When the rabbi asked the senior citizens gathered at Judson Retirement Community’s annual High Holiday service during the month of Tishrei what, exactly, God wants us to do at this time of year, my mother, folding her napkin into perfect eighths, called out: “To swim.”

I was elated. After all, my mother understood that someone was asking a question (he didn’t say it was a rhetorical one), and she replied with a comprehensible infinitive. A visitor could have taken her for a senior with an attitude or a senior with a wicked sense of humor, rather than a senior with Alzheimer’s disease who lives on the closed Reinberger Ward at Judson.

During the service, provided by Cleveland’s Jewish Community Federation’s Chaplaincy Volunteer Corps, my mother fingered her way through the honey cake, challah, apples, honey, rugelach and prayer book. She mouthed the words both for the congregation and the rabbi when we did responsive readings. Her eyes lit up when we sang the Shema, as if greeting an old friend, the same way they light up when she sings “Ain’t She Sweet” and “Side by Side.” She was cheerful, even when the grape juice spilled.

She was not cheerful the first day of my visit … and for good reason. For two years I had not come to Cleveland to see her. Somewhere in her plaqued brain, she knew this was not the behavior of a dutiful daughter. “Where have you been?” she said to me coldly when I stood opposite her in the Reinberger living room. Then she continued to mouth the words of an article in The Plain Dealer about a sex offender.

“I’ve been in Israel,” I said, “where I live.” She read out loud about the sex offender like a first-grader practicing reading.

What kind of daughter does not visit her aging mother for two years?

One whose mother has Alzheimer’s disease. One who was in mourning for the lost mother. One who could not bear the pain of talking to her mother on the phone. One whose superego is pliable and whose brother and sister in America never dished out guilt.

“Where’s that?” my mother asked when I mentioned Israel.

She did not want a hug or a kiss from her remiss daughter. I understood.

By the third day of visits, my mom waved to me when I entered the living room. When I sat down next to her during her senior sit-down exercises, she could not kiss me enough. “Ain’t We Sweet,” she sang, while everyone else in the group tapped their toes. She knew I was special, though she did not know my name or my relationship to her. “Now just who is your mommy?” she asked me at lunch.

During the two years I didn’t visit, in addition to mourning the mother I once had, I walked in the annual Melabev “Don’t Forget Us Walk-a-thon.” Melabev is a wonderful non-profit organization in Jerusalem that runs eight day-care centers for “the frail elderly.” I figured if my mother had lived in Jerusalem, she would have gone to the English-speaking center. I also figured my supporting Melabev was a good investment in my own future. I would walk from Metulla (in the north) to Eilat (in the south) if I knew it would help find a cure for Alzheimer’s.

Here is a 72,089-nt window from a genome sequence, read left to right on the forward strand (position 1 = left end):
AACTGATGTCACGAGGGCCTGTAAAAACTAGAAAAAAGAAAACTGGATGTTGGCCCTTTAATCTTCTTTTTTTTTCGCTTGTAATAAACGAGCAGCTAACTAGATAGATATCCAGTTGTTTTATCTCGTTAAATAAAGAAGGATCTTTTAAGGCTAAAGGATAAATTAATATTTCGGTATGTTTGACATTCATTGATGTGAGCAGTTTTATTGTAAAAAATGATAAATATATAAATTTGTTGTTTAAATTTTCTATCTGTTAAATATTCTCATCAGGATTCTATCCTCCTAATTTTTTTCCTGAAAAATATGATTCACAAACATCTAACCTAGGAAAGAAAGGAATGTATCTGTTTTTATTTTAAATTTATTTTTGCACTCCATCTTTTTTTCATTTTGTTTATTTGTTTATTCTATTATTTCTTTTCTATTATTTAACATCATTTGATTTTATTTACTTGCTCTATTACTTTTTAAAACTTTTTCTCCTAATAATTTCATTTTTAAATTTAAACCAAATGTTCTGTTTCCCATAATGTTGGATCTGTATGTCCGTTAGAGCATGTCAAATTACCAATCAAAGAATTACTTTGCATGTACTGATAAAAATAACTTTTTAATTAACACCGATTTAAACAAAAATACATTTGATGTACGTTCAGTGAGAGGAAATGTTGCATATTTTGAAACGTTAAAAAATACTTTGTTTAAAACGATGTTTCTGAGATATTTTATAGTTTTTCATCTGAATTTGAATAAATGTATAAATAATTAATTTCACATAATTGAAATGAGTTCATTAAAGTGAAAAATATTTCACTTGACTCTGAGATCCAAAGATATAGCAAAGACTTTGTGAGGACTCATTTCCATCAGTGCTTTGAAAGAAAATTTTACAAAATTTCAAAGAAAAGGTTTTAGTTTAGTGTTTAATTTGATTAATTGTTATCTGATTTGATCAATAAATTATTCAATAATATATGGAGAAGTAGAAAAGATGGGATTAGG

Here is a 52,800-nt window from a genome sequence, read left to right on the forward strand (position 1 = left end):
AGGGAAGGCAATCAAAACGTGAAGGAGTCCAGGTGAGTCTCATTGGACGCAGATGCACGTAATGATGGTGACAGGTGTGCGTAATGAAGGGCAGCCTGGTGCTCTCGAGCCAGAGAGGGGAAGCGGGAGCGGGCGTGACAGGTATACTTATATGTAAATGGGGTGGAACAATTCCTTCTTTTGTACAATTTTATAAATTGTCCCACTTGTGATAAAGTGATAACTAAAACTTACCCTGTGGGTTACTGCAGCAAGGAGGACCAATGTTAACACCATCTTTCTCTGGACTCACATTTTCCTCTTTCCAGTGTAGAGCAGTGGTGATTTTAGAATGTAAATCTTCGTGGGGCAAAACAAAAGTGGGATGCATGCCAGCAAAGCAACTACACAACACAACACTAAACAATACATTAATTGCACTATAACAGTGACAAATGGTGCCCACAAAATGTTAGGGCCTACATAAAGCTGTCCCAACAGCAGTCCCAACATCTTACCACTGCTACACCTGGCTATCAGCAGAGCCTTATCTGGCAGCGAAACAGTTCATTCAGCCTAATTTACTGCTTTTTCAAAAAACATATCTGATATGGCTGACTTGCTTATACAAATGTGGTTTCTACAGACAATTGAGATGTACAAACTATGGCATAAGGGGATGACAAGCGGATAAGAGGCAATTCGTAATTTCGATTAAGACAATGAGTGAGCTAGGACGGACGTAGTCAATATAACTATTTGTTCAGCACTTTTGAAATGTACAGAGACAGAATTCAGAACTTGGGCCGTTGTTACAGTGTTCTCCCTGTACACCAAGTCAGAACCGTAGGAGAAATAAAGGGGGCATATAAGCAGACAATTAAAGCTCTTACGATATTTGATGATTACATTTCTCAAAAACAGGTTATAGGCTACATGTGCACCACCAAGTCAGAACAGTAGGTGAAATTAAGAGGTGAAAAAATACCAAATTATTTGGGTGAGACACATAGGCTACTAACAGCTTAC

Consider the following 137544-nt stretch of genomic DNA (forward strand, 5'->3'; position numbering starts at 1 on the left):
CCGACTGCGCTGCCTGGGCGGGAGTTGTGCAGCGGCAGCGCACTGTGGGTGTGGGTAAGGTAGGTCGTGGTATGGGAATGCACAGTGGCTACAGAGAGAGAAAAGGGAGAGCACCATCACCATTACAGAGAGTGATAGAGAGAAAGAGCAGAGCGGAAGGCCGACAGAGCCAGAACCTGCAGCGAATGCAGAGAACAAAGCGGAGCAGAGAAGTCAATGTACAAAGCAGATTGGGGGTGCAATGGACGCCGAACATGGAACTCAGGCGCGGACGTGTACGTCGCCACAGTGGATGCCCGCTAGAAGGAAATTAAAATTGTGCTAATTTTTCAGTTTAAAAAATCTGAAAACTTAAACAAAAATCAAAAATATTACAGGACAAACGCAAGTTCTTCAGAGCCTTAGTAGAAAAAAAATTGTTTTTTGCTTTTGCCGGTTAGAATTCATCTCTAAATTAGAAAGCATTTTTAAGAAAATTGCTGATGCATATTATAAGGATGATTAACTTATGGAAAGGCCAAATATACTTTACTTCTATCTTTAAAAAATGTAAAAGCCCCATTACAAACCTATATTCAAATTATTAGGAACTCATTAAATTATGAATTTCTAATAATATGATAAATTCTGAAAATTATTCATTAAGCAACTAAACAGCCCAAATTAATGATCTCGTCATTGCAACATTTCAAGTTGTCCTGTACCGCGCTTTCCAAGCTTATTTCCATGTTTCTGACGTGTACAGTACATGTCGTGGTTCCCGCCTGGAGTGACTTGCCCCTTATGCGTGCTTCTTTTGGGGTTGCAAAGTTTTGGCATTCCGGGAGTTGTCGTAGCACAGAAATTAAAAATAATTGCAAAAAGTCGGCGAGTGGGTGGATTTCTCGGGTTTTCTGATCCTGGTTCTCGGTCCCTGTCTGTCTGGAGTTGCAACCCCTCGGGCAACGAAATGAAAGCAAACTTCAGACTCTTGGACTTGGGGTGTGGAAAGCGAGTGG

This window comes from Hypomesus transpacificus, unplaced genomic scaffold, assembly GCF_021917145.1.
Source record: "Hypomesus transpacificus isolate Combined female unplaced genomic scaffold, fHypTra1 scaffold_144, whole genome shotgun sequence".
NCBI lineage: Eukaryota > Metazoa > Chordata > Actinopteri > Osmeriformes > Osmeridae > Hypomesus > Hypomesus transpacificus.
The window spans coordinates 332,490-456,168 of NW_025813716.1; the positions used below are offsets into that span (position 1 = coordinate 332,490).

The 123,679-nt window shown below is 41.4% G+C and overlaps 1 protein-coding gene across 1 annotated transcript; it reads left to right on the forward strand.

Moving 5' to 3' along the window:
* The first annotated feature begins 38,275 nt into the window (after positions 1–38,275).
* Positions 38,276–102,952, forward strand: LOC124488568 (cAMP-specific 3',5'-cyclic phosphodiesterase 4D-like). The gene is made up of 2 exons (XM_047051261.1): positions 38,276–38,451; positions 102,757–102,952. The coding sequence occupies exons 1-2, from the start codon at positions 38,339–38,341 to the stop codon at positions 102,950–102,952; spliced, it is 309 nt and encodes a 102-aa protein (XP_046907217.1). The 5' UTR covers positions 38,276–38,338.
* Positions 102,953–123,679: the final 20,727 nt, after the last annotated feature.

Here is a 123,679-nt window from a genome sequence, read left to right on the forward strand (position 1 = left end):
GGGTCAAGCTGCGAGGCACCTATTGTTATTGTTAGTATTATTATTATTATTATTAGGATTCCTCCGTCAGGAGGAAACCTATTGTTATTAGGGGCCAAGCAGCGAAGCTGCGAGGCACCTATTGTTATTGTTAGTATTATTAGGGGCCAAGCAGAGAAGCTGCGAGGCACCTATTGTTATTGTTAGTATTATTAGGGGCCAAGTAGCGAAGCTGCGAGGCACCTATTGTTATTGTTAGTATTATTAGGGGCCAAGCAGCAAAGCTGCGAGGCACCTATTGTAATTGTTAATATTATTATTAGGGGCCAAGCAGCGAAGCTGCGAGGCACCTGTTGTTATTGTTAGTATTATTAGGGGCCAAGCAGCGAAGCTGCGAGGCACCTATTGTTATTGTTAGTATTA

Having mourned her for two years, I can now handle visiting my mother. We watercolor together; we sing, dance, laugh, hug, kiss. Our shmoozing sounds like two Americans speaking Hungarian with English intonations. She deconstructs words and asks me gibberish questions. I reply with a serious “yes” or “no.” Our banter is a good exercise in empathy.

My visit is almost over, but I know I will be back within the year. I am grateful to the wonderful staff at Reinberger who sing with their charges every day, do crafts with them, paint their nails, get their hair cut, make sure they’re dressed nicely, put on their bibs, help them shower, give them their meds, allowing me to live in Israel.

Putting my mother on a closed ward was a painful process, but it had its laughs. During the first week, I sat with my mom at the 5 o’clock song time. The aide led the group in “Jesus Loves Me.” I cringed and explained that my mother might not sing this because she is Jewish. The aide apologized, saying she didn’t know. Then we both cracked up as Mom read and sang all the words.

Alzheimer’s breaks down barriers among people. Priorities shift. The most important things in life become to sing, to hug, to kiss. In such a world, it is even plausible that what God wants of us, not only during Tishrei, but always, is, indeed, “to swim.”

Judy Labensohn, writer, mentor, teacher, is the daughter of Rita Stonehill and the late Neil Stonehill.

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